“Pond” by Claire Louise Bennett

pondStaff Indiebound pick – A.K. Mini Review:

“Enforced remembrance is, I think, a most stultifying thing.”

Bennett has control over the English language that would make one think this is the work of a much older writer. Her prose style has been described as elegant, ardent, eccentric and obsessive compulsive, which isn’t a bad thing, and in Pond we have a writer who loves to write about the inner thinking of the human mind trapped in a society.  A woman recently removed from the university begins a sorta fresh start in a small village on the coast. She talks about the past but as the narrative develops she’s more concerned with talking about the shadows and the sounds under a tree as she winks and then naps. Whole pages and paragraphs devoted to eating bananas with coffee and the growth of potato plants and a theory of an organized life found in Spanish Oranges. Pond reminds me of Whitman’s Leaves of Grass and the confessional narrative found in Albert Camus’s The Fall; throw in some absurd comedy and the fondness of watching plants grow on your windowsill, and you have one of the best books released this year. It’s about the big day and being able to find innocent adventures in adult life in a world covered in signs saying pretty much how everything can kill you. It is a novel about wanting a bike that can go up hills…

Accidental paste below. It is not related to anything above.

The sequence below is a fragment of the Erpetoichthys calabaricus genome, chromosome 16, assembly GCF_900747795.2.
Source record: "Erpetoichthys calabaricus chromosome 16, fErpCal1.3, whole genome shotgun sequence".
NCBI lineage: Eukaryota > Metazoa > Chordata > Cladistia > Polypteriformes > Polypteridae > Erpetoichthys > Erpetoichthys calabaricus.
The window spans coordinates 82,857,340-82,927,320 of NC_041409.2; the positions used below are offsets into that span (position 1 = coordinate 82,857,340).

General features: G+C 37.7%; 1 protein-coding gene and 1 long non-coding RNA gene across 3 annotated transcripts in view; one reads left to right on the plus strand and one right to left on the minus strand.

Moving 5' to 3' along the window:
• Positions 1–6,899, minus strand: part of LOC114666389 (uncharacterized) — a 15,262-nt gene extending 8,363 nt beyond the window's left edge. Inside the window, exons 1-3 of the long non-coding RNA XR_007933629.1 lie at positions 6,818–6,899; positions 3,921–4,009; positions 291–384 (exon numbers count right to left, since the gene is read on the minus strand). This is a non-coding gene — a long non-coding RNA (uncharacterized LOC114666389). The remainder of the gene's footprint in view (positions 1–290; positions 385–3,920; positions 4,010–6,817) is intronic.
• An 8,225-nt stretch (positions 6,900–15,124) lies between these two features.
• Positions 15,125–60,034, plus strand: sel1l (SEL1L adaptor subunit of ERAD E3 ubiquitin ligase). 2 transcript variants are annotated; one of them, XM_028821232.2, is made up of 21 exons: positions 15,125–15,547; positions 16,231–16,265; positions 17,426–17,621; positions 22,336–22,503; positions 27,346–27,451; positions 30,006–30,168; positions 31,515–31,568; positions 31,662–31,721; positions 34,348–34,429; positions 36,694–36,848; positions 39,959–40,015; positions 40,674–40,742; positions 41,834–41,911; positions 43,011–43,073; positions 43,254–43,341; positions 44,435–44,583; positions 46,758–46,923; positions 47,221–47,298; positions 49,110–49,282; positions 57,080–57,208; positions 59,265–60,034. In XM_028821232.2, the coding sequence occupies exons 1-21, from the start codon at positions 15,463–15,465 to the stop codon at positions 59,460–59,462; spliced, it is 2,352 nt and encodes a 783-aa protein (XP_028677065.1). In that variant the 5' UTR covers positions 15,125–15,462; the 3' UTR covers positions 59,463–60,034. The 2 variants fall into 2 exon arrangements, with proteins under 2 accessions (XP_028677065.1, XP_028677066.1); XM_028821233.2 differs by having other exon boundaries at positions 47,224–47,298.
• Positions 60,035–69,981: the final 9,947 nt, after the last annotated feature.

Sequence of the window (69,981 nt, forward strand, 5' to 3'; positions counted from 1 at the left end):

“I had a bike but I needed a new one, a different one, one with gears, one that could go up hills, one that could go up hills and carry shopping, one that felt sturdy and safe at night along roads where there is no light, one that could go up hills.”


Andrew H. Kuharevicz

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